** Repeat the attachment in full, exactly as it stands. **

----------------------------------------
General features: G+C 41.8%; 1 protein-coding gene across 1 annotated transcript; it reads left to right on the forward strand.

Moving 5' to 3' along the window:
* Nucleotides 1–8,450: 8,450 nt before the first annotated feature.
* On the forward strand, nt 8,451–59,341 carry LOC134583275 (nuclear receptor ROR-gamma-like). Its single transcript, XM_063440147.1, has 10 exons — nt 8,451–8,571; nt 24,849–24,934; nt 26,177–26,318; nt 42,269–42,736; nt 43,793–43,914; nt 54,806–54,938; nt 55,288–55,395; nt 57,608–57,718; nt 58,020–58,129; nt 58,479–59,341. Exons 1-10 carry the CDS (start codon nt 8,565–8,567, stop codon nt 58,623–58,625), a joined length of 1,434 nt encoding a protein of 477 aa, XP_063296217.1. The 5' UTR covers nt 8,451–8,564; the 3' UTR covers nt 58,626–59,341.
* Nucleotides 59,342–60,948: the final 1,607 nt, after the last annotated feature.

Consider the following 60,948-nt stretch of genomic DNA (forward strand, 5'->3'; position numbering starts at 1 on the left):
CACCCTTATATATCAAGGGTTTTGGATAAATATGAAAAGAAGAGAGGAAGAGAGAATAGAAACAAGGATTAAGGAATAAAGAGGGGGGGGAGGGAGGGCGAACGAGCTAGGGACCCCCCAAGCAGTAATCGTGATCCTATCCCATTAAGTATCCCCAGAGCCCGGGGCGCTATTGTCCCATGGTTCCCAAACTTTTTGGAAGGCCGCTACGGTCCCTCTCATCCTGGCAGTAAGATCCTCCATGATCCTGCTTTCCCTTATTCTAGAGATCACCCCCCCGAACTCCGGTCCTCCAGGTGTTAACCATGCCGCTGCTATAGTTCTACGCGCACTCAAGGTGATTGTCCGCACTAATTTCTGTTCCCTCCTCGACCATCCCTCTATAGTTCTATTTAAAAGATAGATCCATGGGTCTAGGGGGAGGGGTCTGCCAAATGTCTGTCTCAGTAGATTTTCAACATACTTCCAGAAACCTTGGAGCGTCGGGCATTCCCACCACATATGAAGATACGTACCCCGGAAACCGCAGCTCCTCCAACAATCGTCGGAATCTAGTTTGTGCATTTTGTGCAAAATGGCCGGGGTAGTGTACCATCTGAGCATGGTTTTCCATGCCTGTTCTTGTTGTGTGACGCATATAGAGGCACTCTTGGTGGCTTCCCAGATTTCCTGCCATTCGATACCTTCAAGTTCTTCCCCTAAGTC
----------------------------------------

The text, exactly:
General features: G+C 41.8%; 1 protein-coding gene across 1 annotated transcript; it reads left to right on the forward strand.

Moving 5' to 3' along the window:
* Nucleotides 1–8,450: 8,450 nt before the first annotated feature.
* On the forward strand, nt 8,451–59,341 carry LOC134583275 (nuclear receptor ROR-gamma-like). Its single transcript, XM_063440147.1, has 10 exons — nt 8,451–8,571; nt 24,849–24,934; nt 26,177–26,318; nt 42,269–42,736; nt 43,793–43,914; nt 54,806–54,938; nt 55,288–55,395; nt 57,608–57,718; nt 58,020–58,129; nt 58,479–59,341. Exons 1-10 carry the CDS (start codon nt 8,565–8,567, stop codon nt 58,623–58,625), a joined length of 1,434 nt encoding a protein of 477 aa, XP_063296217.1. The 5' UTR covers nt 8,451–8,564; the 3' UTR covers nt 58,626–59,341.
* Nucleotides 59,342–60,948: the final 1,607 nt, after the last annotated feature.

Consider the following 60,948-nt stretch of genomic DNA (forward strand, 5'->3'; position numbering starts at 1 on the left):
CACCCTTATATATCAAGGGTTTTGGATAAATATGAAAAGAAGAGAGGAAGAGAGAATAGAAACAAGGATTAAGGAATAAAGAGGGGGGGGAGGGAGGGCGAACGAGCTAGGGACCCCCCAAGCAGTAATCGTGATCCTATCCCATTAAGTATCCCCAGAGCCCGGGGCGCTATTGTCCCATGGTTCCCAAACTTTTTGGAAGGCCGCTACGGTCCCTCTCATCCTGGCAGTAAGATCCTCCATGATCCTGCTTTCCCTTATTCTAGAGATCACCCCCCCGAACTCCGGTCCTCCAGGTGTTAACCATGCCGCTGCTATAGTTCTACGCGCACTCAAGGTGATTGTCCGCACTAATTTCTGTTCCCTCCTCGACCATCCCTCTATAGTTCTATTTAAAAGATAGATCCATGGGTCTAGGGGGAGGGGTCTGCCAAATGTCTGTCTCAGTAGATTTTCAACATACTTCCAGAAACCTTGGAGCGTCGGGCATTCCCACCACATATGAAGATACGTACCCCGGAAACCGCAGCTCCTCCAACAATCGTCGGAATCTAGTTTGTGCATTTTGTGCAAAATGGCCGGGGTAGTGTACCATCTGAGCATGGTTTTCCATGCCTGTTCTTGTTGTGTGACGCATATAGAGGCACTCTTGGTGGCTTCCCAGATTTCCTGCCATTCGATACCTTCAAGTTCTTCCCCTAAGTC